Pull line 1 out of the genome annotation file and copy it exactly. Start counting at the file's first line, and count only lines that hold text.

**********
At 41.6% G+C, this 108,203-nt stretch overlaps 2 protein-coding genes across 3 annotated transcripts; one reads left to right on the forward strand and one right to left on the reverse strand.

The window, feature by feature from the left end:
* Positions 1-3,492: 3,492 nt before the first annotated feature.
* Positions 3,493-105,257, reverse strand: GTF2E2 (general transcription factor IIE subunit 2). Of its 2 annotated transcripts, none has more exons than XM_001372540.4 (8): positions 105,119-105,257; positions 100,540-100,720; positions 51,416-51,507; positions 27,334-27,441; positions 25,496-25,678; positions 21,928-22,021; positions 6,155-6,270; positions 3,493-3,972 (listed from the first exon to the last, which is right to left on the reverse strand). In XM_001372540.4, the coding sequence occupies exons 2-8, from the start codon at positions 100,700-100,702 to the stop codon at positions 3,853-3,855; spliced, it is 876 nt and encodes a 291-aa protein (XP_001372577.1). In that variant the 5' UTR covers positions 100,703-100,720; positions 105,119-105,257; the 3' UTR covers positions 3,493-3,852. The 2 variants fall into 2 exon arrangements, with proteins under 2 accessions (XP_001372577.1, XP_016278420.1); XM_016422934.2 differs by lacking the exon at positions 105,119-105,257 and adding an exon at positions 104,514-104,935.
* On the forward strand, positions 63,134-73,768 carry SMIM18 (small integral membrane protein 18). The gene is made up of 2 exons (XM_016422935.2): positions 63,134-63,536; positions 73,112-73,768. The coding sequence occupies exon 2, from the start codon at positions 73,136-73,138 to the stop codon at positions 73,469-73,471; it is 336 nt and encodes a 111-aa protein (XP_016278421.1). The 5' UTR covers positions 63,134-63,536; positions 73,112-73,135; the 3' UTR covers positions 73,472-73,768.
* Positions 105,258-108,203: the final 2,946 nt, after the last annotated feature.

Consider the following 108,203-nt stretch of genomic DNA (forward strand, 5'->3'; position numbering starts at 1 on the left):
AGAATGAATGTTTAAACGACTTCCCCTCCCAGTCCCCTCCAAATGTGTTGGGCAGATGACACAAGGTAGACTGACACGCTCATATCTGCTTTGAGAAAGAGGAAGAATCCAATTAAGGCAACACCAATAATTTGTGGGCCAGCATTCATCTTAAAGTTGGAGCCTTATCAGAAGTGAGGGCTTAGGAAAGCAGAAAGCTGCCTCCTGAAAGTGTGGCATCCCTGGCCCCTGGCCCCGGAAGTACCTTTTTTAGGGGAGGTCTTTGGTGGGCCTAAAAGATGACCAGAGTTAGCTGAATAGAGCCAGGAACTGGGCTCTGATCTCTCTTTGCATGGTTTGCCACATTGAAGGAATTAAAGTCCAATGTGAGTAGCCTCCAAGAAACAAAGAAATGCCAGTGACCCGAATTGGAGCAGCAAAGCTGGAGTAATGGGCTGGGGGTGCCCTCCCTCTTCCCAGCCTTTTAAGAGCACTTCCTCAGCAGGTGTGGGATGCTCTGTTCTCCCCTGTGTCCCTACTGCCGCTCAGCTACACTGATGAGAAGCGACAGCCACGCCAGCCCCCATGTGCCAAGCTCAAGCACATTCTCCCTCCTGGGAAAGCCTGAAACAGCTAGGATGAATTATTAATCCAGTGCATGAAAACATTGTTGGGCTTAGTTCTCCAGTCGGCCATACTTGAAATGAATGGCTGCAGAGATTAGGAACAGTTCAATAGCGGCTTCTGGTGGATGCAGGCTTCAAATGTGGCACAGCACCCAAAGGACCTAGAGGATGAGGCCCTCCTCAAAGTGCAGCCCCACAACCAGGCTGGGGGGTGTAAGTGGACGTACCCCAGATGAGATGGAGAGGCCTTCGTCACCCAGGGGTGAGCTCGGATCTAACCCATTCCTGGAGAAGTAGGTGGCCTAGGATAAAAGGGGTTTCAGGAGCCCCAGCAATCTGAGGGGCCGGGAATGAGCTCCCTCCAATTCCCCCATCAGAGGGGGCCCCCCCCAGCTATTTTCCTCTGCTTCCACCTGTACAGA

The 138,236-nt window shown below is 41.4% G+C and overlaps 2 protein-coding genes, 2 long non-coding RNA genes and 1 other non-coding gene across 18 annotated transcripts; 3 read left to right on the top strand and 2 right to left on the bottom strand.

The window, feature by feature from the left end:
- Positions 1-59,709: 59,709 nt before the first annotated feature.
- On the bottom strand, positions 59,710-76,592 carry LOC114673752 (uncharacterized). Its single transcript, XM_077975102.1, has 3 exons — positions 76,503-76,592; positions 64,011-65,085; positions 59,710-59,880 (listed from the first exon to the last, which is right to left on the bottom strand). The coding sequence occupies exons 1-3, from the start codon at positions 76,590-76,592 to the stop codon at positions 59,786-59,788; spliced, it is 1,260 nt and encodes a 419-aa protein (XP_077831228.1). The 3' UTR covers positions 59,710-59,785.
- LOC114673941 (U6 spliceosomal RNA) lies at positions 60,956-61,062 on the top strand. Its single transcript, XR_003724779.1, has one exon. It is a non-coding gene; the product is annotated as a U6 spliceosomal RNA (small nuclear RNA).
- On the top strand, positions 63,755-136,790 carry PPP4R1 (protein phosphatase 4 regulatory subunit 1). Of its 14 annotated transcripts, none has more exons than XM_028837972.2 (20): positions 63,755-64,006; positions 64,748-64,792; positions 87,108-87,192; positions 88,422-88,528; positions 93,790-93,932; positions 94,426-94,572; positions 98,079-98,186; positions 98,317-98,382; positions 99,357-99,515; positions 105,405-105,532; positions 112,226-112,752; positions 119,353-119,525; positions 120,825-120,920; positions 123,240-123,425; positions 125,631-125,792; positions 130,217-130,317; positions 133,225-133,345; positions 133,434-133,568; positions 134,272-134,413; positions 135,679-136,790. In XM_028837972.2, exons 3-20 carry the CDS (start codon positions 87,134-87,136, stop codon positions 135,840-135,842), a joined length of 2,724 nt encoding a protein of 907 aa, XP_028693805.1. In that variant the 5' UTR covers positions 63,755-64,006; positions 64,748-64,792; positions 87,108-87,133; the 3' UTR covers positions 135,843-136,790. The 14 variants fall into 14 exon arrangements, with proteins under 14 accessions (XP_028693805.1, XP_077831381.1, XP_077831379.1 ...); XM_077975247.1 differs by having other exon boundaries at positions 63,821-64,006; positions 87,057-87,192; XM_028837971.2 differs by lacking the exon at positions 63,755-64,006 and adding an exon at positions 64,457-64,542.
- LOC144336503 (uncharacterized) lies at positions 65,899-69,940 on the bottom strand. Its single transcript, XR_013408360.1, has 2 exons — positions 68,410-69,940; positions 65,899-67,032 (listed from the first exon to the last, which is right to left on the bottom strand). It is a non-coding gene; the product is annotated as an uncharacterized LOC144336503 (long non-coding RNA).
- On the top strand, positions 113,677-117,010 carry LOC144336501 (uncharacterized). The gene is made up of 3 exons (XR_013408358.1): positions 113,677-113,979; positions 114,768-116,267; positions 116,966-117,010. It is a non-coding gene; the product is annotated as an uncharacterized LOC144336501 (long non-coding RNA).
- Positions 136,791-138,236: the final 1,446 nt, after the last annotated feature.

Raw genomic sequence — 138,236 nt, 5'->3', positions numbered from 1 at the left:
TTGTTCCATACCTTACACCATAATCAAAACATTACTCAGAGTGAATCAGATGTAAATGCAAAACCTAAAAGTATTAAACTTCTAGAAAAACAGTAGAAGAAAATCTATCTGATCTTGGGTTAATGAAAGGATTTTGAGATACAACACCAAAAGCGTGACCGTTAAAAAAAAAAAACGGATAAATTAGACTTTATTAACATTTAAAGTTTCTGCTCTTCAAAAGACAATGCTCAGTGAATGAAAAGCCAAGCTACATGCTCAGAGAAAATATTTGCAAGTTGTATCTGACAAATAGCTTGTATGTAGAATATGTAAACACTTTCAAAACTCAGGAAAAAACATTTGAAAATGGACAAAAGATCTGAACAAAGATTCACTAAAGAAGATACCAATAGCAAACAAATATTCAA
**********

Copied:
At 41.6% G+C, this 108,203-nt stretch overlaps 2 protein-coding genes across 3 annotated transcripts; one reads left to right on the forward strand and one right to left on the reverse strand.